Thursday, January 06, 2011

Bourbon Street

A banjo player has been sitting
on his chrome-sculpted chair,
sequestered between two derelict
vehicles. For three days now,
his picking has tracked his guttural voice
through songs born south of New Orleans.

Yesterday, I imagined Flatt and Scruggs,
the money of oil, the ascendency
of an incontinent middle America,
roses caressing our lost kitchen window,
abandoned at Washington’s black wall;
all signed by battered banjo fingers.

At noon today, I texted you —
a smart move, a predictable move
concerning Elisha and hockey, this weekend,
the time I have with her, the dreams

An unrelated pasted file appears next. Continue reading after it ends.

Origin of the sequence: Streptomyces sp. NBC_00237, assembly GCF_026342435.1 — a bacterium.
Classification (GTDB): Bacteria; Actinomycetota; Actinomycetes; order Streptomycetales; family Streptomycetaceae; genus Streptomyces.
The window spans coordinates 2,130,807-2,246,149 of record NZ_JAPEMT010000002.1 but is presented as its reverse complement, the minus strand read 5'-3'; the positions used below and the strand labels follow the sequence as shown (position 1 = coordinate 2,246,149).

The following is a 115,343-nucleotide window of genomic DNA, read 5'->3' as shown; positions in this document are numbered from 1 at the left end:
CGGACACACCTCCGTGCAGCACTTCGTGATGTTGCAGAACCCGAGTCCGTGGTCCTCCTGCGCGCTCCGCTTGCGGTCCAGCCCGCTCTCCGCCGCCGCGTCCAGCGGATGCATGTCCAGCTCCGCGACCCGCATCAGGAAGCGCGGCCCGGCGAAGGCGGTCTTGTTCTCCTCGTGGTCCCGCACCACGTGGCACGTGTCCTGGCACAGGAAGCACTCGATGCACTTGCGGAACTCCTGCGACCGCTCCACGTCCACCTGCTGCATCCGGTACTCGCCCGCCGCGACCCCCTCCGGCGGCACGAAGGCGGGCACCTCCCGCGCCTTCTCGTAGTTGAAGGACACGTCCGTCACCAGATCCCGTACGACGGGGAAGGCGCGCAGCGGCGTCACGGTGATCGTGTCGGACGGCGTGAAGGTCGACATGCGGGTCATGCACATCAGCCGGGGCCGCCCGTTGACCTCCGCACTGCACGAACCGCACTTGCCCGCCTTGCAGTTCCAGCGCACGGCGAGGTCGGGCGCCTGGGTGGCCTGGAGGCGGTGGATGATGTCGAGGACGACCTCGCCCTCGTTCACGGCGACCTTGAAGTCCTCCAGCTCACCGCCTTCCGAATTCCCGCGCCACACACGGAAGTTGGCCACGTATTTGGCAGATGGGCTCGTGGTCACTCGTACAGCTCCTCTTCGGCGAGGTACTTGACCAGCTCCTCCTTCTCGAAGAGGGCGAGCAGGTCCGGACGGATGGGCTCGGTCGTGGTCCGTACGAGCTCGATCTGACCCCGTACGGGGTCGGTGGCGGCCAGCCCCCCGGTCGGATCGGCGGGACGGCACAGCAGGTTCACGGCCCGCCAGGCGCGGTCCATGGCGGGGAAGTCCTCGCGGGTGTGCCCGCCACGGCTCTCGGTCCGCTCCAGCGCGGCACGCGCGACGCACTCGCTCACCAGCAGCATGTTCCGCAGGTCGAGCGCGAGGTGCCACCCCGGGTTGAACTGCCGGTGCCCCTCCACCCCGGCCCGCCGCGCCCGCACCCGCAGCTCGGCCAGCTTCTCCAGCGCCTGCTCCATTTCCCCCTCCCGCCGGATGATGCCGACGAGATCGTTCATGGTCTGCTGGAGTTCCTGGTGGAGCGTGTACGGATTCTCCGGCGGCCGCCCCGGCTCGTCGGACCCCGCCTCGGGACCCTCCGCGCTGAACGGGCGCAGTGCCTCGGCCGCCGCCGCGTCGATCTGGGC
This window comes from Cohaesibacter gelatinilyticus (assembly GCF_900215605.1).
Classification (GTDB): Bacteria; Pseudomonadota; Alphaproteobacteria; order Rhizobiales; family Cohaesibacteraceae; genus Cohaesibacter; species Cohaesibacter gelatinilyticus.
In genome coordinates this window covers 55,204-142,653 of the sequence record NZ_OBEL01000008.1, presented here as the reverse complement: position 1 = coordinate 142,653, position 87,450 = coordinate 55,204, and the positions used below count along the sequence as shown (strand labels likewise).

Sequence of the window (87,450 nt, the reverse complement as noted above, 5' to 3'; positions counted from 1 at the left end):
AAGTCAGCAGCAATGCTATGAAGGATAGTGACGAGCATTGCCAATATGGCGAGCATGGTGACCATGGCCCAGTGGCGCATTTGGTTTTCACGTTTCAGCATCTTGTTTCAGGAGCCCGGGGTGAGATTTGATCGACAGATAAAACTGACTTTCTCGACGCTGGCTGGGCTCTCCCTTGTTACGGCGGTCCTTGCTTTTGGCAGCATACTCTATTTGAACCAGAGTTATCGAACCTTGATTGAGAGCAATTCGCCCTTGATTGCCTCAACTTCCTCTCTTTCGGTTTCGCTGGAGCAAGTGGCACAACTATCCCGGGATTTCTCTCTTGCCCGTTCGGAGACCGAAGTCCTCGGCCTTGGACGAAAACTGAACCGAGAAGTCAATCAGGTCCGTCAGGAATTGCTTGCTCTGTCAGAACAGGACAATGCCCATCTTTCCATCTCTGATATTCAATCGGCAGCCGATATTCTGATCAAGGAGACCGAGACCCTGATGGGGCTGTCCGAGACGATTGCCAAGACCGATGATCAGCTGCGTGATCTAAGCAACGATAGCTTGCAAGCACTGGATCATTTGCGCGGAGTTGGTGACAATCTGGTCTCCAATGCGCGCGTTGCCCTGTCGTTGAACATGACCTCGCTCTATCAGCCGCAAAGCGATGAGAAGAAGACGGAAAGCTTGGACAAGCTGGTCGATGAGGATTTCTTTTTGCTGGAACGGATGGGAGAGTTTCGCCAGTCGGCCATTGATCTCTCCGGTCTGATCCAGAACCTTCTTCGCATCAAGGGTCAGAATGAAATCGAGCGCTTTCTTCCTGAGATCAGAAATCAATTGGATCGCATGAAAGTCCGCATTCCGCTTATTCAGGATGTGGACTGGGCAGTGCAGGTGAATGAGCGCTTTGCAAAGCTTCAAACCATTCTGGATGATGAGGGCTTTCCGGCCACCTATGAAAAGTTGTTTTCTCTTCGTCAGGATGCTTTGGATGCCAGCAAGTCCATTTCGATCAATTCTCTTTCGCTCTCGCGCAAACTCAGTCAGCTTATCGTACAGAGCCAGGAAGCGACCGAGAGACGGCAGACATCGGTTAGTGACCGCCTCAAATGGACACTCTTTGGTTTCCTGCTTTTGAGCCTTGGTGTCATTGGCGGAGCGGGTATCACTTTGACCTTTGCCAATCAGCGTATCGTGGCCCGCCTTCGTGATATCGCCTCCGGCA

I’ve woven into her evolving
personality, her penchant for character.

I often conceive in terms of photographs
and frames; how events and space
converge into a fabrication we embrace,
become polemics for. There isn’t
a point of communion between a banjo player
and Elisha, a streetscape and her life

yet I feel compelled to imagine every outcome;
every deviation from the preferential path.

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